First, storytelling is a great way to take complex topics, and make them easier to understand.
For example, let’s say you wanted to explain some of the challenges in international advertising. Your business is based in one country, but wants to expand its reach overseas. That happens a lot, right?
It’s no secret cultural norms differ internationally. Advertising which works well in one country, won’t necessarily work in another, because of culture. But how do you explain that?
You could share studies and research and quote statistics to explain it. If it was for a course or training session, you’d definitely do that, right? And people are (mostly) smart. They’ll probably get it.
But how would you get the point across if you’ve only got a 2 minute conversation, or a few hundred words to explain it? And do it in a way, that’s easy to understand.
Well, that’s where the value of storytelling and stories come in. And that’s basically an excuse for us to tell one of our favourite marketing stories.
A story about a stag selling whisky
It comes from the world of whisky. Though the point of the story isn’t actually anything to do with whisky. Not really. It’s about international advertising and cultural norms.
We wanted to put a link to the source of the story, and the advertising it refers to. But, despite a lot of searching on Google this morning, we can’t find either. Probably, usage rights somewhere stopping it being put up on You Tube.
So, you’ll just have to trust us that it happened.
And to be honest, it’s too good a story to be made up. We know it’s a good story, because we can still remember it. And that’s important. Because you can use that same principle when you create advertising.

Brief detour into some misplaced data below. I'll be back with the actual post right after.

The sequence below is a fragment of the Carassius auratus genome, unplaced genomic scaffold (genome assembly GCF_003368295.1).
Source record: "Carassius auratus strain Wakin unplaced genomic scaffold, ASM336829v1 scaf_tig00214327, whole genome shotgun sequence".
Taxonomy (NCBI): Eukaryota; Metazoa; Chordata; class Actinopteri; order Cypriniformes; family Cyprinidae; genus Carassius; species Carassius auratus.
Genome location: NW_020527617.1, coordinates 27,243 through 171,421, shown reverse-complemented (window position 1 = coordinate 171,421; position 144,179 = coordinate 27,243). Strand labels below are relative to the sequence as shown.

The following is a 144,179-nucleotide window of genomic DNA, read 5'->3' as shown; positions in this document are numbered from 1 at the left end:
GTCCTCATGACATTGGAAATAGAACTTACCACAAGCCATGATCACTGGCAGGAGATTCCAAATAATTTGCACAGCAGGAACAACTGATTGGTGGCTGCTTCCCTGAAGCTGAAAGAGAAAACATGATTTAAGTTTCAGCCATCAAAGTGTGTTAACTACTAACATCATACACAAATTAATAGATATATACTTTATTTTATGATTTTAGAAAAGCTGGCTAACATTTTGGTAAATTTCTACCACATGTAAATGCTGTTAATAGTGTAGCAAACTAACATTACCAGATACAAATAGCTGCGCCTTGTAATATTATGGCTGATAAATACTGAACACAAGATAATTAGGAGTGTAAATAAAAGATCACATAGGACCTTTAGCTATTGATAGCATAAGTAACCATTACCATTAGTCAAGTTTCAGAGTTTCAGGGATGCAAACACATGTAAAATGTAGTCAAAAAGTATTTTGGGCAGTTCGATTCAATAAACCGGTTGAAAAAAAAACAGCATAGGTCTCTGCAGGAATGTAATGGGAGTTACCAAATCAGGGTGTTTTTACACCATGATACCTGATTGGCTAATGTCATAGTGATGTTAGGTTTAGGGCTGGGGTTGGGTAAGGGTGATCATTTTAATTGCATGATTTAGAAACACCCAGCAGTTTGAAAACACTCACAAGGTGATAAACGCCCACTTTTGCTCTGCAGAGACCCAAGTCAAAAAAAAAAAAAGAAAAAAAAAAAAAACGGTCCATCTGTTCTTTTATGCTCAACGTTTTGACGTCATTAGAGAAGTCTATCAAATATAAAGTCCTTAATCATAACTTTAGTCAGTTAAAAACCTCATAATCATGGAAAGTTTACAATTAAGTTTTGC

The story in one of the marketing magazines was about Glenfiddich, the single malt scotch whisky. It had just created a new global advertising campaign, which featured the stag (it’s their logo / symbol from the front of the bottle) walking though an eerily deserted city landscape.
As we said, that ad surprisingly isn’t on You Tube that we can find, but this one is similar.
So, the story was they tested this advert in 8 of their 10 biggest markets.
Customers almost everywhere loved it.
Like “Top 2” boxes in preference, high likeability and intent to purchase. All that pre-test stuff which market researchers get excited about.
Except for two countries
The word “stag” in Brazil Portuguese is derogatory slang for homosexual. And, in Latino cultures at the time, homosexuality was way less positively accepted than it is now.
That aside, the word can also be used to mean f*cker. And not in a good way. That’s probably, not the association Glenfiddich would want. So, the advert didn’t run there.
But more interestingly, it didn’t work in Germany, either. For an entirely different reason, though.